“It’s a kid,” Jason said, folding his shoulders in upon themselves.
“A little girl. Maybe our age. She’s small enough,” Jacob hissed into Jason’s right ear.
Where had the girl come from? The brothers thought together.
Their father, a tall man with wide shoulders, neatly trimmed brown hair, wearing his dark suit from his day spent at the Statuary in front of their house, walked calmly towards his sculpting building.
His place of solace, he often told them.
Another forbidden space they could not enter.
As their father disappeared into the dark, wooden building, the boys scrambled over to stand on either side of the single dirty window near the row of weeping willow trees that held back the spooky darkness of the woods right behind them.
“What’s he doing?” Jacob asked, pulling himself up to see through the smudged window.
Before he could see anything, his brother had peeked into the building.
Jacob heard his breath catch in his throat and his stomach dropped.
“What’s happening?” Jacob asked, more urgently.
Falling down to the grass, Jason hunched his shoulders, folding in upon himself. He hung his head low.
“Stop stalling,” Jacob huffed, slapping his brother on the top of his head.
When he got no reaction, he knelt down and shook him by his shoulders.
“What did you see?”
“The girl,” Jason mumbled.
“Yeah, so what about her?”
“Her legs are covered in blood.”
‘Don’t lie to me.”
“Go look yourself.”
“Fine, I will,” Jacob left his brother to tremble by himself as he crept back to the window and peered in.
His eyes widened. Saliva built up in his mouth causing him to drool.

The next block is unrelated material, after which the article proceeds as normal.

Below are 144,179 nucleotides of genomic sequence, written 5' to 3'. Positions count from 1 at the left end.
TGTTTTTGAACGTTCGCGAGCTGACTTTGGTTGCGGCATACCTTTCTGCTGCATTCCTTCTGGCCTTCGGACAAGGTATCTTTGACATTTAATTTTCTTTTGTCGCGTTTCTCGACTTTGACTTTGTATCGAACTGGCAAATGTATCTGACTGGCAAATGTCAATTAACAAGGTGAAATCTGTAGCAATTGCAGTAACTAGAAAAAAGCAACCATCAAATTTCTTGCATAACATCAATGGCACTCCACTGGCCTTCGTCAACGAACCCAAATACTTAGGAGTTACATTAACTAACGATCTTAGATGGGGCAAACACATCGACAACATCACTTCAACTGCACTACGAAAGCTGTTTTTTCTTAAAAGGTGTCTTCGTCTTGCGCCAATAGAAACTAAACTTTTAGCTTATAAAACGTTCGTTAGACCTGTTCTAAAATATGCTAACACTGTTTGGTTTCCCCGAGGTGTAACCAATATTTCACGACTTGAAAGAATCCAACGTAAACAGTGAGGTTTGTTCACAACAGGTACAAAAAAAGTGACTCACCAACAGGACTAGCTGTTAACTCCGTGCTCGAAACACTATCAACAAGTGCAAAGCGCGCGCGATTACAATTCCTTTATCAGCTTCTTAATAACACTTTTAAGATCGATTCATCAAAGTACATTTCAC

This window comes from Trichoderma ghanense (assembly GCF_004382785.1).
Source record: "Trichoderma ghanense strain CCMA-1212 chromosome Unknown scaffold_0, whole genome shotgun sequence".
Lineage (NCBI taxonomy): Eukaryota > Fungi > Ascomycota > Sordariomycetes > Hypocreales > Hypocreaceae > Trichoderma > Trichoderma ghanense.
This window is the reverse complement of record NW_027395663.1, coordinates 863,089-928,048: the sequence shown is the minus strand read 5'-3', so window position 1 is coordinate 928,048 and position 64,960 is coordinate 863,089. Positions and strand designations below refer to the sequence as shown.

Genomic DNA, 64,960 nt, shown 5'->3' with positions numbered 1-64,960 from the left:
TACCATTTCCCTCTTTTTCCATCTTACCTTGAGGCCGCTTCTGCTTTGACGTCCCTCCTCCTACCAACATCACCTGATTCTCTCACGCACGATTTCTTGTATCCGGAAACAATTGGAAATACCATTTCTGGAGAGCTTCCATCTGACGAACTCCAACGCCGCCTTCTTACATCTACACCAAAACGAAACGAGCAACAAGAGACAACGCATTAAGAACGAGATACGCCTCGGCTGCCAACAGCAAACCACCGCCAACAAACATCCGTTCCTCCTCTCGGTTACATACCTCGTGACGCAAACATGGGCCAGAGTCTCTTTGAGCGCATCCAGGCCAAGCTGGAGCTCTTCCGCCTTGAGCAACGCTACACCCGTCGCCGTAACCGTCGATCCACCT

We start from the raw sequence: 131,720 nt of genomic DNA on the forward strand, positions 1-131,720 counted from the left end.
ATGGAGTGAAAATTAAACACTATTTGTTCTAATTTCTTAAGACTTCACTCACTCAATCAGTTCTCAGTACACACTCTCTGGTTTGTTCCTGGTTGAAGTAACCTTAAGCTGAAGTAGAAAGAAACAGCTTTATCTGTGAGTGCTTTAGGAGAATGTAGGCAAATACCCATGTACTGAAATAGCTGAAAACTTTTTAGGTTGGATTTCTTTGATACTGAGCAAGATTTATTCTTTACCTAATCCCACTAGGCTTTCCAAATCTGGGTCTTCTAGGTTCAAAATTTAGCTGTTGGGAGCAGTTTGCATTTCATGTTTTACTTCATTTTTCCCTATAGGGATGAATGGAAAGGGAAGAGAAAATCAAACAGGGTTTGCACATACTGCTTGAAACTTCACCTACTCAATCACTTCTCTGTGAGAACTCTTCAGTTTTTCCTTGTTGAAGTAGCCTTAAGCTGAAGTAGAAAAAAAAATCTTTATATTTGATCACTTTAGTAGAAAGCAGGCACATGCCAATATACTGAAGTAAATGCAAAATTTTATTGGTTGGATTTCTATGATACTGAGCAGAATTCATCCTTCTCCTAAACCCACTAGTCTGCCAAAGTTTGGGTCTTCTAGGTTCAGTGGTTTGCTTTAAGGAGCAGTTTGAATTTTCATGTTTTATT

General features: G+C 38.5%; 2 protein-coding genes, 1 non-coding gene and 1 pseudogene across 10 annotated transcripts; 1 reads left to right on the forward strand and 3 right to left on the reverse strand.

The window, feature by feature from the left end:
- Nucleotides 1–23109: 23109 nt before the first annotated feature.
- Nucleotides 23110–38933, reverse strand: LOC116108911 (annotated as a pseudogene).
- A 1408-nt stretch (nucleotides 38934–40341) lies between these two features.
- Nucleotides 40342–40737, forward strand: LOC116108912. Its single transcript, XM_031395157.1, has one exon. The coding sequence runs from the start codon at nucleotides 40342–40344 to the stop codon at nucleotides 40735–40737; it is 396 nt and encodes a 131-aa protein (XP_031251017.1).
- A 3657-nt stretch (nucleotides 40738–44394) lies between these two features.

Unlike his brother, he stayed to watch the activity in their papa’s workshop.
After what felt like hours, Jacob left the window and approached his brother, whom he found still trembling on the grass.
“Looks like he’s nearly finished. We better get inside. Mother will get mad if she finds us missing from our bedroom,” Jacob said, pulling on Jason’s arm.
“Okay,” Jason said, barely lifting his head to see his brother.
When Jacob gave him a hand, he took and stumbled to his feet.
Huddled together, quiet as mice, they walked towards the back door leading into the main house.
“Want to know what I saw?” Jacob asked.
“Not really,” Jason whispered, his eyes searching the surrounding gloom.
“Don’t be a spoiled sport. I know why the only statues our family makes are weeping angels.” Jacob said somewhat triumphantly, hands on his waist, feet spread apart.
“What are you talking about?” Interest piqued, Jason stopped trembling.
“Papa put the girl inside the angel statue.” Jacob said with glee.
“Your lying,” Jason shook his head.
“Nope. She didn’t cry though which was strange. She didn’t even move her body but I could see her eyes move. I thought she might have seen me but I don’t think she did.”
“She’s inside the statue papa is creating for his latest commission? It’s supposed to go into a pubic garden in Rome.”
“Well, angels must weep because she’ll suffocate inside.”
“Do you think there are more kids in the forbidden building?”
“Huh, didn’t think of that. Not sure.”
“Do you think there is a kid inside every angel statue papa makes?”
“Where would he get the kids?”
“Not sure I want to know.” Jason toed the gravel around, eyes downcast, deep in thought.
“Come on, before mother finds out we’ve been outside,” Jacob opened the screen door slowly.
It had a tendency to squeak.
“I want to go to bed,” Jason muttered.
He left Jacob as he walked slowly up the back staircase.